Company Description. We are a global medical device company engaged in the design, development, manufacture, marketing and servicing of laser and other light-based aesthetics systems to the professional aesthetic market. Our easy-to-use platforms—CoolGlide, Xeo and Solera—enable dermatologists, plastic surgeons, gynecologists, primary care physicians and other qualified practitioners to perform safe, effective and non-invasive aesthetic procedures for their customers.

Our corporate headquarters and U.S. operations are located in Brisbane, California, from where we conduct our manufacturing, warehousing, research, regulatory, sales, service, marketing and administrative activities. In the United States, we market, sell and service our products primarily through direct sales and service employees and through a distribution relationship with PSS World Medical Shared Services, Inc., a wholly owned subsidiary of PSS World Medical, or PSS, which has over 700 sales representatives serving physician offices throughout the United States. In addition, we also sell certain items, like Titan handpiece refills and marketing brochures, via the web.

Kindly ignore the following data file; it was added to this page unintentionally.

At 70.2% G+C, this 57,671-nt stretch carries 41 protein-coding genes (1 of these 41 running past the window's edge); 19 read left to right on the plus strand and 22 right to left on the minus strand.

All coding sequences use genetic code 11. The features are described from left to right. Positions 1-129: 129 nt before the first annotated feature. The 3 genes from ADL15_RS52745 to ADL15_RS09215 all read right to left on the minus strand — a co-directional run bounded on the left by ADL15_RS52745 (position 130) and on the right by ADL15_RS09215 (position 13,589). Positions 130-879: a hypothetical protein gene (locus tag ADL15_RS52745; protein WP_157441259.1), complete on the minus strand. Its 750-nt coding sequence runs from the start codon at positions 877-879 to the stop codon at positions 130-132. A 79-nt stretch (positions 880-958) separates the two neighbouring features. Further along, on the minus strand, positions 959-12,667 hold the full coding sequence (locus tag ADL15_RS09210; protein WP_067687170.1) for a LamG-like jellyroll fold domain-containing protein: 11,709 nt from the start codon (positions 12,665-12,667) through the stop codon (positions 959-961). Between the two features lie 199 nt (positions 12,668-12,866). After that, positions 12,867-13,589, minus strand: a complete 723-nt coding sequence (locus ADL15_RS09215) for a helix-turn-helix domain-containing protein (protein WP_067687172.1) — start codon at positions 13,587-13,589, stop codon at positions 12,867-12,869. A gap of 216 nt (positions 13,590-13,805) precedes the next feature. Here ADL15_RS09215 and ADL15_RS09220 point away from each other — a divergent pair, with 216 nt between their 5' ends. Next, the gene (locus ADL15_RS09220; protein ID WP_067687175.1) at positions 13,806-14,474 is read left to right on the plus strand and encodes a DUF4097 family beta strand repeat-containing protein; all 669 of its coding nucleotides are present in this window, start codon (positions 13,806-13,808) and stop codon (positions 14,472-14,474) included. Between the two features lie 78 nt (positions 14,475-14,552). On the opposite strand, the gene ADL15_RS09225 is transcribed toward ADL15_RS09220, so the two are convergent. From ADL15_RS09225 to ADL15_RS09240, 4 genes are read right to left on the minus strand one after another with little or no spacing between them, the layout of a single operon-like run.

International sales are generally made through a direct sales force and through independent sales representatives and distributors in over 30 countries worldwide. Outside the United States, we have a direct sales presence in Australia, Canada, France, Japan, Spain, Switzerland and the United Kingdom.